‘Charity begins at home,’ reader writes in response to recent letter

To the editor:

I was a bit dismayed by the remarks made by a recent writer.

I would like to tell Michael J. Nolan, who suggested Mehlville residents “do without” and look up the word “altruism,” that “charity begins at home.”

Speaking as one of those, as the writer refers, “selfish” residents and a “cheap” retiree as well, I’m tired of being compelled for years to pay taxes to a fiscally irresponsible school district.

I ask the writer to become more open-minded and realize seniors’ incomes are limited; many residents may be unemployed or underemployed; and many families pay thousands of dollars in addition to taxes to educate their own children in parochial or private schools, thereby saving all taxpayers substantial tax increases to accommodate those not presently enrolled in Mehlville schools.

So for these tuition-strapped parents: “Charity begins at home.” For me, the one-time tuition poor, “selfish, cheap retiree,” “Been there — done that.”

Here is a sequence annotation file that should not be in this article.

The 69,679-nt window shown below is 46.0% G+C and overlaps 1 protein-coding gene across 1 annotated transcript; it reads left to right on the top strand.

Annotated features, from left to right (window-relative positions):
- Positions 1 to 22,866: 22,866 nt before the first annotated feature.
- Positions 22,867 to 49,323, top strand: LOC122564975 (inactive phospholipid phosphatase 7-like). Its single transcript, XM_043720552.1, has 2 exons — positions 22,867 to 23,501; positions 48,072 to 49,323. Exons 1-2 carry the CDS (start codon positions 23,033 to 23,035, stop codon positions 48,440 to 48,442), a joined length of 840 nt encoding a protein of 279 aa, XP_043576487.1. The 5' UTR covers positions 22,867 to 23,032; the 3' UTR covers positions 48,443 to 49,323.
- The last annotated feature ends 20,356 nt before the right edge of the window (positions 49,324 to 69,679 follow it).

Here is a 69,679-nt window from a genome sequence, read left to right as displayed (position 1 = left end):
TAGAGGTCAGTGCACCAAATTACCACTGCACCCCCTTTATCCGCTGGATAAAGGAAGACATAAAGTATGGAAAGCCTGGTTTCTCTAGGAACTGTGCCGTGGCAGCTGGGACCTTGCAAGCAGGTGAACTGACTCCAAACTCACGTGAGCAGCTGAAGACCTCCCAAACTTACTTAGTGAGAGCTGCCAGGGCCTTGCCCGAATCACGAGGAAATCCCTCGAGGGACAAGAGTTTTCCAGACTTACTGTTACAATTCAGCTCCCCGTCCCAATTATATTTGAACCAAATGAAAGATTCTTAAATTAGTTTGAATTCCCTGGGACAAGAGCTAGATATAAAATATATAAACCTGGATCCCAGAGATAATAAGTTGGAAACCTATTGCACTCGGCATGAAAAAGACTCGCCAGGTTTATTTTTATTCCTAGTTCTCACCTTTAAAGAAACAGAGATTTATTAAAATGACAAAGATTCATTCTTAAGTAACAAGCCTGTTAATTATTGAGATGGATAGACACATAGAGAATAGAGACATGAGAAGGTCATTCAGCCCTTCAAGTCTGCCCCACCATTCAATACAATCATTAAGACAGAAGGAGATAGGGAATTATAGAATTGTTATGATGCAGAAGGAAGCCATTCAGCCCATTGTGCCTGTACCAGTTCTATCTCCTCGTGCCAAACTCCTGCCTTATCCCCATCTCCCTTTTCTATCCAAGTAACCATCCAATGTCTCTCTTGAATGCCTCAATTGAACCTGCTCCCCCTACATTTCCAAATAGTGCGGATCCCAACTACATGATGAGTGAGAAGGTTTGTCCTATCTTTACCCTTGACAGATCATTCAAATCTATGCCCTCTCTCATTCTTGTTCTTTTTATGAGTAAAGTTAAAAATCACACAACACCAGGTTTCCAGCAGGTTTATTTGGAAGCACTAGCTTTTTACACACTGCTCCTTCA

My suggestion is to stop relying on the masses to educate others’ few. I feel no moral duty to pay more taxes. Strong-minded parents whose children attend Mehlville schools must personally bear more financial responsibility. They should feel the sacrifice others already know to accommodate their educational priorities.

I suggest concerned parents who supported Prop C freely send an additional check directly to the school district to cover wish list services if their children utilize the system.

The question is: How many families would be willing to voluntarily adjust their own financial stake to satisfy Mr. Nolan’s idea of “moral duty”?

When personal benefit is a conclusion, it is easy to be “altruistic” with other people’s money.

Sue Jernigan